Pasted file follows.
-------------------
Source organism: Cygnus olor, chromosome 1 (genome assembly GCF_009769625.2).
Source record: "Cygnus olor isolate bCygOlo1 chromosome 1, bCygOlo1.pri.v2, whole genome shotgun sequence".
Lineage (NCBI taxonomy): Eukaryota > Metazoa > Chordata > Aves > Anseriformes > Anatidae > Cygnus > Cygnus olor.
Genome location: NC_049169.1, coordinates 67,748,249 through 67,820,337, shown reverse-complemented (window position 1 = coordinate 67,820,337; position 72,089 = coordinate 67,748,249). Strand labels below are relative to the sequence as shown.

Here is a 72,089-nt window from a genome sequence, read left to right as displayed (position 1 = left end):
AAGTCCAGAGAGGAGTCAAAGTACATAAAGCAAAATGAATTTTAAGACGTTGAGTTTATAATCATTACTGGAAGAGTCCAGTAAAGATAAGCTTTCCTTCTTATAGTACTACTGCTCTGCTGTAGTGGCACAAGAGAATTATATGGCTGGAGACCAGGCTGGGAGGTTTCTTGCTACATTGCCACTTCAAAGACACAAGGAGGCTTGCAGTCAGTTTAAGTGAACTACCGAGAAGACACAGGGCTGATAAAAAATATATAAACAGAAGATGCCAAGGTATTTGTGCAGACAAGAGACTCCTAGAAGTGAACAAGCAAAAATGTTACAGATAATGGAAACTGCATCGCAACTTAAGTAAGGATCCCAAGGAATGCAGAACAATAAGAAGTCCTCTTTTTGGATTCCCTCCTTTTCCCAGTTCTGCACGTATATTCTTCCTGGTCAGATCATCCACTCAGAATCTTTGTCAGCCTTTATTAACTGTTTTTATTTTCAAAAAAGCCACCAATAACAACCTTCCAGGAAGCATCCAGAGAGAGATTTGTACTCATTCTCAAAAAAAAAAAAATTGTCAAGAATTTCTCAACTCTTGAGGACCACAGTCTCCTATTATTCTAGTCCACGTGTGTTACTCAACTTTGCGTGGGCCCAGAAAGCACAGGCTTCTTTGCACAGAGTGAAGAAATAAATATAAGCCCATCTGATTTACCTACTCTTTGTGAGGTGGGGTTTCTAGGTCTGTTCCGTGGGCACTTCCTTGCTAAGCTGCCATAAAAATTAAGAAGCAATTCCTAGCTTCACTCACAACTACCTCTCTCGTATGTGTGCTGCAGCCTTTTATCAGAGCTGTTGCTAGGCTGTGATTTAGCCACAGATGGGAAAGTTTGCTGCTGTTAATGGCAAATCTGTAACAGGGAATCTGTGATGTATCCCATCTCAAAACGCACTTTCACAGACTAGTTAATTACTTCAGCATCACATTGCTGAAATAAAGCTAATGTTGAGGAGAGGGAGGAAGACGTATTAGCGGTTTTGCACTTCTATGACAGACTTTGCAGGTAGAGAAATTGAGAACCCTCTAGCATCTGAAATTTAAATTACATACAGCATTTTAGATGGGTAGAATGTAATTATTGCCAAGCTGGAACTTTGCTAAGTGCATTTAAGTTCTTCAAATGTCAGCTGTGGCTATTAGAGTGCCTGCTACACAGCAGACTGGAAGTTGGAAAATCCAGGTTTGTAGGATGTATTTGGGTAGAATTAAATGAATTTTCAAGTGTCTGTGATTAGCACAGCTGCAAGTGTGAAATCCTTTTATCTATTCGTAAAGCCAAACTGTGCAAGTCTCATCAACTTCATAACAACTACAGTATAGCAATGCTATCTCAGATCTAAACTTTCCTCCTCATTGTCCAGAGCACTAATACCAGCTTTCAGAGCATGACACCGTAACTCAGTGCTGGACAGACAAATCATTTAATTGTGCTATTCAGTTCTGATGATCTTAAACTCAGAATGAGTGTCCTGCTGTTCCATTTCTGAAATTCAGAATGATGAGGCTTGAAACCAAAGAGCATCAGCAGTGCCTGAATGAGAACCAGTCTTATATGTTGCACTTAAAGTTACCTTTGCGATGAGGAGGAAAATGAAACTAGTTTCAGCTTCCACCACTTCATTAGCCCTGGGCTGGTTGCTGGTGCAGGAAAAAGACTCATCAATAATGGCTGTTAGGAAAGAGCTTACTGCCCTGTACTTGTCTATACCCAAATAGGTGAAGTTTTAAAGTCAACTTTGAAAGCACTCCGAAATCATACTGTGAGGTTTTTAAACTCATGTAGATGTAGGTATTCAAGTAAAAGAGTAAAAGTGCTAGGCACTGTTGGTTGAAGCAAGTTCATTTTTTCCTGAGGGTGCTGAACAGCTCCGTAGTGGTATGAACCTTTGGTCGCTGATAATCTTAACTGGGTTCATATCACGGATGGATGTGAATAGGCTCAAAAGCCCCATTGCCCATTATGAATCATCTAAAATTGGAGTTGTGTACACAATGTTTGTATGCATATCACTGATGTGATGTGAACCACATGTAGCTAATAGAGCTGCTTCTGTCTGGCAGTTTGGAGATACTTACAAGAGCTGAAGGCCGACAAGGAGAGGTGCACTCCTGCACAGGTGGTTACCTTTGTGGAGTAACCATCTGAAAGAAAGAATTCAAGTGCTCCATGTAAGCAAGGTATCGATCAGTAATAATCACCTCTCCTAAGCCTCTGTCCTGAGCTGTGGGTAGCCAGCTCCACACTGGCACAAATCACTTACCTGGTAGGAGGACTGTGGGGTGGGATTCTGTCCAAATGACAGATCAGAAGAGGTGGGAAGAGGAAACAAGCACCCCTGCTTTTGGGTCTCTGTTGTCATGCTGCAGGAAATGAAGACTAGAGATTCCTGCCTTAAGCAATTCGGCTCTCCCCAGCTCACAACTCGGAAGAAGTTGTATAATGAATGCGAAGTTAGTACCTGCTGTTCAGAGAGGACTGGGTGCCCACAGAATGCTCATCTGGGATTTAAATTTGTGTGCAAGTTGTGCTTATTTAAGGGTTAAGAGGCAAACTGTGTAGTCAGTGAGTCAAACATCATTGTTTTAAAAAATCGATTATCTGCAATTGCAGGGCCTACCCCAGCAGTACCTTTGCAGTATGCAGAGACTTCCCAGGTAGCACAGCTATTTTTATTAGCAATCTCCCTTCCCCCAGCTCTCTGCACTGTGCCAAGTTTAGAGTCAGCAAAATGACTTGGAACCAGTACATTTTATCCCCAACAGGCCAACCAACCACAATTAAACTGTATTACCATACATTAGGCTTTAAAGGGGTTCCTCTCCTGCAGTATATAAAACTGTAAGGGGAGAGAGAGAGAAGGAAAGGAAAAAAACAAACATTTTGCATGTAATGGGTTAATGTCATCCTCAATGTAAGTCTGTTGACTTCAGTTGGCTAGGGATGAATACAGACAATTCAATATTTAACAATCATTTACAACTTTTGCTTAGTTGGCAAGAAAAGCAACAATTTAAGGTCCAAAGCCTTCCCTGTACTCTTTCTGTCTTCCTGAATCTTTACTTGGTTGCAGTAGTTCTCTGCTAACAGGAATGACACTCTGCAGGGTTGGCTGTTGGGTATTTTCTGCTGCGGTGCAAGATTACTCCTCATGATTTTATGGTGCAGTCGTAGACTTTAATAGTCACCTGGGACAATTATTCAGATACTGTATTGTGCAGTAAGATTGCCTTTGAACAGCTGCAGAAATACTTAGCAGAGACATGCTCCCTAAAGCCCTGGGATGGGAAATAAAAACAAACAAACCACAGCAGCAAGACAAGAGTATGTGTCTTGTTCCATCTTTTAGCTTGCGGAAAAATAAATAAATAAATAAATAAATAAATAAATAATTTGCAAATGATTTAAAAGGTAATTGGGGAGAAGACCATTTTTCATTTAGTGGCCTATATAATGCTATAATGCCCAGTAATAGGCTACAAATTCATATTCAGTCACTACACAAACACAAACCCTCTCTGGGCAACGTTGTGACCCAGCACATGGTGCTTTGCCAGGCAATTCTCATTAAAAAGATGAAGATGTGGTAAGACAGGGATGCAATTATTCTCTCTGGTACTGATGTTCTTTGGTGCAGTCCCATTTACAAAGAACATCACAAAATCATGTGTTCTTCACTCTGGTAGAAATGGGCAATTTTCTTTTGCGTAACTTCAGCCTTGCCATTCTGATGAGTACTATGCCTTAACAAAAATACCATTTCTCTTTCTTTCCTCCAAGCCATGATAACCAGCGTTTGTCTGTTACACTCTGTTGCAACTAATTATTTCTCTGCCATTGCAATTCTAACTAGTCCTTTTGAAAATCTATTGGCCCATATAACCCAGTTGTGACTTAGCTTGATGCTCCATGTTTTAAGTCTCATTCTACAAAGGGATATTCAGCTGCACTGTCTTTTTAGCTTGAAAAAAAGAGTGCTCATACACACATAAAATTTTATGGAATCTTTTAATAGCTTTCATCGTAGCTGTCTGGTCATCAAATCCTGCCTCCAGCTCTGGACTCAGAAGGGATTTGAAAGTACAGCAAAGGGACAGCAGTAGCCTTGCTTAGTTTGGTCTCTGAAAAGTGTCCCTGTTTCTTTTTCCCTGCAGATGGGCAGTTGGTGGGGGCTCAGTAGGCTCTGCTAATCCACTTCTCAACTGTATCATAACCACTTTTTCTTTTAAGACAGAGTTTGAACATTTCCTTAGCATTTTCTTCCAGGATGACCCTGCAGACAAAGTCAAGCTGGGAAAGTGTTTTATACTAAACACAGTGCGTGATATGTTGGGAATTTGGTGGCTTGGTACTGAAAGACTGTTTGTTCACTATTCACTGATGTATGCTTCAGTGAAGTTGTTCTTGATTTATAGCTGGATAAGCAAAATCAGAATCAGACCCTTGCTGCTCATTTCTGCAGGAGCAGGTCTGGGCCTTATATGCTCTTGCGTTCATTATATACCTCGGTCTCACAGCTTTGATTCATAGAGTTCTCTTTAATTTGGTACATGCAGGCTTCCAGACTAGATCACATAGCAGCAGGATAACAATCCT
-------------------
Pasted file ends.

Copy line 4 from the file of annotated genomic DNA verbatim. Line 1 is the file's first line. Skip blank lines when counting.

Genome location: NC_049169.1, coordinates 67,748,249 through 67,820,337, shown reverse-complemented (window position 1 = coordinate 67,820,337; position 72,089 = coordinate 67,748,249). Strand labels below are relative to the sequence as shown.